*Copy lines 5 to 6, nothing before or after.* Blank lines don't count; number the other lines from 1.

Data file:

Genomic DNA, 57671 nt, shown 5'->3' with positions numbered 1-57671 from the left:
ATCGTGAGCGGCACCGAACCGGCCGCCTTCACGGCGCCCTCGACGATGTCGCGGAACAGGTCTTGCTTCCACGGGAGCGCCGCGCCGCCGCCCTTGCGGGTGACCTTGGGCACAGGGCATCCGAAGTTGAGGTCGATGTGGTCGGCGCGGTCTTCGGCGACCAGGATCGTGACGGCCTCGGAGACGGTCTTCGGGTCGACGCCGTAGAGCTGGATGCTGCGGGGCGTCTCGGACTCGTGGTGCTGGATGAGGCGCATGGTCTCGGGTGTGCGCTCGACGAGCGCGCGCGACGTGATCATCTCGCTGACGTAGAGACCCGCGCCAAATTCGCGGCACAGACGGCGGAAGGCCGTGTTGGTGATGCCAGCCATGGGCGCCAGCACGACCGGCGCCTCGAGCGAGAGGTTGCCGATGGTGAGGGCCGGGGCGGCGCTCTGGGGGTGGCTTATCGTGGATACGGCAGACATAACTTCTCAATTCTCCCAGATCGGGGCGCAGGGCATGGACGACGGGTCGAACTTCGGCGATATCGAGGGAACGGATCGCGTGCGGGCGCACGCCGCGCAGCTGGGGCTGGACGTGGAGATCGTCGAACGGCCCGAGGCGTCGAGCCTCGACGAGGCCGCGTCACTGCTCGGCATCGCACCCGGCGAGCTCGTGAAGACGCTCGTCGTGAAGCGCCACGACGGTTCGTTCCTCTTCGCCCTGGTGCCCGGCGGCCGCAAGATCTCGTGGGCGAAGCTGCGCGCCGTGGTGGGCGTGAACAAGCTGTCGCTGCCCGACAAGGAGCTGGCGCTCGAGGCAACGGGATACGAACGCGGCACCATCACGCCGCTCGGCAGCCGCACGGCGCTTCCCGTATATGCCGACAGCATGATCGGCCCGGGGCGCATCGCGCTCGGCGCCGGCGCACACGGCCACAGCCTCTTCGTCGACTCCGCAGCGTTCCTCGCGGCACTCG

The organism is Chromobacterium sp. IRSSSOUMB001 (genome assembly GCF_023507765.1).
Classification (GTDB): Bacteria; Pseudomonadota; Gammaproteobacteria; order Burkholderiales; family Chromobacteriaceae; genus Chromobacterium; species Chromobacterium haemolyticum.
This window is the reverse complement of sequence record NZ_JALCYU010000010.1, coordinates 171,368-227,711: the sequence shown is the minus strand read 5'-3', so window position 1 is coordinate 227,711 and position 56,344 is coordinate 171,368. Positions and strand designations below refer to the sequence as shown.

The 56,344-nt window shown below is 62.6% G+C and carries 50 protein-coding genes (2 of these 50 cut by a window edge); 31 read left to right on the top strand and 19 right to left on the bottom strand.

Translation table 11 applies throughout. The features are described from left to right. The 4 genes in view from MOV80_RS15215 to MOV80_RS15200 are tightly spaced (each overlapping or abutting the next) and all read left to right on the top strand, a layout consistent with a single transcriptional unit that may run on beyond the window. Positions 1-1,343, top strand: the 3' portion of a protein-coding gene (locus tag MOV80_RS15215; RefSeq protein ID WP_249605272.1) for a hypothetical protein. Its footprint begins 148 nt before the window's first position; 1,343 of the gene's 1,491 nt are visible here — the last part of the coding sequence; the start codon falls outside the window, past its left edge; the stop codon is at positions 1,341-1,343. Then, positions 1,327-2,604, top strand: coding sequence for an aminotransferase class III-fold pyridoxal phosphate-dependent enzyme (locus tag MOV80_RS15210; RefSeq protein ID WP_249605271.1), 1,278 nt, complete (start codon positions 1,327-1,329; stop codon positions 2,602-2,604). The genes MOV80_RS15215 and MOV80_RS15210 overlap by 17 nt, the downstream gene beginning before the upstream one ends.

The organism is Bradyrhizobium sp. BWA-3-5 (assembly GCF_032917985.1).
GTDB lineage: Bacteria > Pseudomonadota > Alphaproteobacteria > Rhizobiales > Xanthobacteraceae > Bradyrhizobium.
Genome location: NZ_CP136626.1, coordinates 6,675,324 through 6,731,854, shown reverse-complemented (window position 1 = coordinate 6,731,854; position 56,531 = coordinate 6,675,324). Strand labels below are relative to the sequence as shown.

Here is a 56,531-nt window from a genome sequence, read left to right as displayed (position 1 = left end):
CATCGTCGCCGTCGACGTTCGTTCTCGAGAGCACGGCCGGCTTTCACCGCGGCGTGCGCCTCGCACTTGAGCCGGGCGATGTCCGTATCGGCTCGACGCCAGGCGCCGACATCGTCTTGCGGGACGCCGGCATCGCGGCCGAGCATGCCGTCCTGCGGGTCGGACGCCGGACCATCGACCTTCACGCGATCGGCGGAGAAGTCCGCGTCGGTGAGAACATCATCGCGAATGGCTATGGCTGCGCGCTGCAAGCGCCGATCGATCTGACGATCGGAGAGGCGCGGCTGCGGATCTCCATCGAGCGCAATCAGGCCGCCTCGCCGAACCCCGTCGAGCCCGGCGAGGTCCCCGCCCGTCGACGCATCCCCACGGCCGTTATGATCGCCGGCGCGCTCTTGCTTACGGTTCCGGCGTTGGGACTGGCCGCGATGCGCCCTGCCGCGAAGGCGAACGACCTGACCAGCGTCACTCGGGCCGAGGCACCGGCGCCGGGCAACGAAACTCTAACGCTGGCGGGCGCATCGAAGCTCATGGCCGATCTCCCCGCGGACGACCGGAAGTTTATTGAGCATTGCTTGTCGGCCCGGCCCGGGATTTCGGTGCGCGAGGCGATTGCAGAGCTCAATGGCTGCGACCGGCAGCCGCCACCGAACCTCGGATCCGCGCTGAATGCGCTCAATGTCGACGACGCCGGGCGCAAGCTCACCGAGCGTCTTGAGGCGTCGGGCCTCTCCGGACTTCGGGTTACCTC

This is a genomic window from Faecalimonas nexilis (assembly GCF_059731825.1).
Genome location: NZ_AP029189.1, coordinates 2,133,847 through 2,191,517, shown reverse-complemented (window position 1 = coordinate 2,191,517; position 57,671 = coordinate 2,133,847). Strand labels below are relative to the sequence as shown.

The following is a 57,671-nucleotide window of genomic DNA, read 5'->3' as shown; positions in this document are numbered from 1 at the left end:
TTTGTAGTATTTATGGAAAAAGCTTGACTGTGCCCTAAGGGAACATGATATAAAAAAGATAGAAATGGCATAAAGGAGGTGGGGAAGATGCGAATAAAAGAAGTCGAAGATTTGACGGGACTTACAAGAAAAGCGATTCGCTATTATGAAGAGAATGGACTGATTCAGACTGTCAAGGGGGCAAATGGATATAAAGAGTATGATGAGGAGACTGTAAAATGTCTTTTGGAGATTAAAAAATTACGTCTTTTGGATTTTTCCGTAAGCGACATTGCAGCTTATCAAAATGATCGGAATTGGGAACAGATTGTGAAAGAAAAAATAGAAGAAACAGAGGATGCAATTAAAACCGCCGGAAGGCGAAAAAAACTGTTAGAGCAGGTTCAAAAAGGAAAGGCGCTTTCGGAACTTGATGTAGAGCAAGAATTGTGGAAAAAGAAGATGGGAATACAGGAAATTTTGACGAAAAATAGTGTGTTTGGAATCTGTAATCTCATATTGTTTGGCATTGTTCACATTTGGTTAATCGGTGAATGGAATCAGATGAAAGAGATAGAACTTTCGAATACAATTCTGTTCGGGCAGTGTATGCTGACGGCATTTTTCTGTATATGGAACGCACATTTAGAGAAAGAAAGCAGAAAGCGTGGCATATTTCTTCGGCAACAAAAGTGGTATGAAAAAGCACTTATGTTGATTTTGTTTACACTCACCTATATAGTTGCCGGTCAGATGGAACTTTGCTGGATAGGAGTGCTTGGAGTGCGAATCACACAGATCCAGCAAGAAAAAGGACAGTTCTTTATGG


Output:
This window is the reverse complement of sequence record NZ_JALCYU010000010.1, coordinates 171,368-227,711: the sequence shown is the minus strand read 5'-3', so window position 1 is coordinate 227,711 and position 56,344 is coordinate 171,368. Positions and strand designations below refer to the sequence as shown.

The 56,344-nt window shown below is 62.6% G+C and carries 50 protein-coding genes (2 of these 50 cut by a window edge); 31 read left to right on the top strand and 19 right to left on the bottom strand.